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Stroke symptoms? Ambulance = Brain

March 13, 2012|By Melissa Healy, Los Angeles Times/For the Booster Shots Blog

When it comes to stroke, neurologists are fond of reminding us that "time equals brain." What they mean is that, if you are experiencing any of the warning signs of stroke, the faster you get to the hospital, the more often physicians can take measures that limit the brain damage and  long-term disability that stroke can cause.

But apparently, Americans are not getting that message -- and it may be costing us brain cells we can ill afford to lose. A "Research Letter" reported in the Journal of the American Medical Assn. this week reveals that in 2008, virtually no more Americans suffering the first signs of a stroke called 911 for ambulance transport than was the case in 1997. That's despite active campaigns to get Americans to call 911 immediately if they suspect they or a loved one is having a stroke.

At last count, just over half -- 51% -- of patients determined to be having a stroke arrived for emergency medical care in an ambulance, wrote researchers from Weill Medical College in New York and UC San Francisco. In 1997, 49% did.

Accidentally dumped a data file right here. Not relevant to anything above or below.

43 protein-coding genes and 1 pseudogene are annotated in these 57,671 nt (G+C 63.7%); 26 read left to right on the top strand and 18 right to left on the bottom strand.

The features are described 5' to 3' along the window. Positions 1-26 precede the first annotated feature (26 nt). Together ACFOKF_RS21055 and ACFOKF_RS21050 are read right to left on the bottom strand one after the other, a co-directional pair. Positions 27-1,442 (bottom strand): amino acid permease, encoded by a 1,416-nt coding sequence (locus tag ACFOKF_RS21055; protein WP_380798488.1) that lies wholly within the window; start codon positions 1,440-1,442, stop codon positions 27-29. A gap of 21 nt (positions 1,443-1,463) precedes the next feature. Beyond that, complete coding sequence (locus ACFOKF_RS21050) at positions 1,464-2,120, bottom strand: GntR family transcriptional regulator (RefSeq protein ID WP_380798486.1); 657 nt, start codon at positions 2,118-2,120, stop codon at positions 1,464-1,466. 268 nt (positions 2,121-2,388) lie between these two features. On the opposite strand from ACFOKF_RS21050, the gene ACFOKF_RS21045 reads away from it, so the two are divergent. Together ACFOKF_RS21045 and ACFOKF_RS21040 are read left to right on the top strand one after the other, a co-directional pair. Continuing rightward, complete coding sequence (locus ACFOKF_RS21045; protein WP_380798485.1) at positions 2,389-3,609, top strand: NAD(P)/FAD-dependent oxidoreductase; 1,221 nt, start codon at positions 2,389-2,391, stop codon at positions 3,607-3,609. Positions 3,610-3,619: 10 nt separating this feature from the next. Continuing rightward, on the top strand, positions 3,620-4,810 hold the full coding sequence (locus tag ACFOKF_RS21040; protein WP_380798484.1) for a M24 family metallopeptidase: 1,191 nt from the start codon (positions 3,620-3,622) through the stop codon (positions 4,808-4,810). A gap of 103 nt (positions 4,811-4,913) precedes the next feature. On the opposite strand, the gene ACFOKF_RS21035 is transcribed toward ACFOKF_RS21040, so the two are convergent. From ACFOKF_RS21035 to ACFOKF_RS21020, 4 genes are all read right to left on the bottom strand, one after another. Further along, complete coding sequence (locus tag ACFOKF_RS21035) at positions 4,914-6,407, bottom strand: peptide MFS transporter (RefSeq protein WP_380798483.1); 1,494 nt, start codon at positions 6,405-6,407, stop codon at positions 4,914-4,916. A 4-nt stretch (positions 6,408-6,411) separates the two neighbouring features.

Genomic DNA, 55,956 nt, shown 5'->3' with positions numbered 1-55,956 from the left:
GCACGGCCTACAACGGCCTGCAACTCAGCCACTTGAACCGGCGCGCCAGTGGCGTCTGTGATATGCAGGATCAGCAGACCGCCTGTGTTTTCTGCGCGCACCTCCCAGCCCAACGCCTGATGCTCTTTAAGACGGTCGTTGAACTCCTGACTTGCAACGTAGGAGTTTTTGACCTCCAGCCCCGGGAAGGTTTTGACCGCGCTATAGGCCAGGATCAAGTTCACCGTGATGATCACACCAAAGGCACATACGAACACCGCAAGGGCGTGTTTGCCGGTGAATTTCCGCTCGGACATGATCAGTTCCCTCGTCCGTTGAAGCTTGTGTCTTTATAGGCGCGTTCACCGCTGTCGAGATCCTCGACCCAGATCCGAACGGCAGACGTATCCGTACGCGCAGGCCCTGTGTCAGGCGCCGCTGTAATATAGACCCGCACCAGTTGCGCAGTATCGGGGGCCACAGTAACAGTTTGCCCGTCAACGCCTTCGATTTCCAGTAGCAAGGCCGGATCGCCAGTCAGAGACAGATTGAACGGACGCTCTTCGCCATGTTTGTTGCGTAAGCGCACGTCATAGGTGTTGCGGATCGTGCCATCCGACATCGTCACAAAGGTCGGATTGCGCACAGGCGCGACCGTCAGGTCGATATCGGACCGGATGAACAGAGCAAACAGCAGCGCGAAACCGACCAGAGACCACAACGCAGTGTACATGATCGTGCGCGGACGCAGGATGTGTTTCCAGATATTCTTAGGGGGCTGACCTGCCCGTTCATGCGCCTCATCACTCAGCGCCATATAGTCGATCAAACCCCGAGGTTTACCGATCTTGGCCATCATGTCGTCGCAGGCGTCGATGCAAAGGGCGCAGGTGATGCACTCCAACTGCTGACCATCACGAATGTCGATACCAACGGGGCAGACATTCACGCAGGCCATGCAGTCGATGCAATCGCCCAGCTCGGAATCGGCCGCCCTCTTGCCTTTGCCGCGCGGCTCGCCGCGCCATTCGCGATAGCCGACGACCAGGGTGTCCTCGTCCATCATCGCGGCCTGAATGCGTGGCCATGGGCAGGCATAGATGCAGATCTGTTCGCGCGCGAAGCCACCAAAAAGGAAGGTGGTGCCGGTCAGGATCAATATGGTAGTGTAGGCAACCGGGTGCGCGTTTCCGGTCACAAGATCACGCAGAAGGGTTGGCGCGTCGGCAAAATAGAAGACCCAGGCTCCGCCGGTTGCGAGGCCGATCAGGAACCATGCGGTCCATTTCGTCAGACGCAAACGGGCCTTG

The effort to get stroke victims to call 911 and get help immediately took on special urgency in 1997, when a promising new clot-busting medication called tissue plasminogen activator, or tPA, was approved by the FDA to reduce the duration, intensity and damage of an ischemic stroke, in which a breakaway clot blocks or reduces blood flow to the brain. Physicians were taught that tPA would be effective only if used within the first three hours of the onset of a stroke, and that using it after that window had closed increased the risk of bleeding in the brain.

The introduction of tPA drove up the importance of recognizing a stroke's warning signs and responding to them immediately by calling 911. Patients who do so almost always arrive more quickly at the hospital than if they call a friend or family member for a ride. And once there, they will be assessed more quickly and treatment with tPA can begin without delay.

Researchers have since found evidence that, even if given within a 4 1/2-hour window, tPA can help limit a stroke's toll. And yet, last June, researchers reporting in the journal Stroke reported that fewer than 4% of those who have an ischemic stroke were getting tPA -- in large measure because patients were taking too long to get to the hospital.

Three little numbers, people! 9-1-1.

And in case you forgot, here are the symptoms that should prompt an immediate call (print them out here):

-- Sudden confusion, difficulty speaking or understanding others

-- Sudden numbness or weakness of the face, arms or legs, especially on one side of the body

-- Sudden trouble walking, dizziness or loss of balance or coordination

-- Trouble seeing out of one or both eyes

-- Sudden severe headache with no known cause

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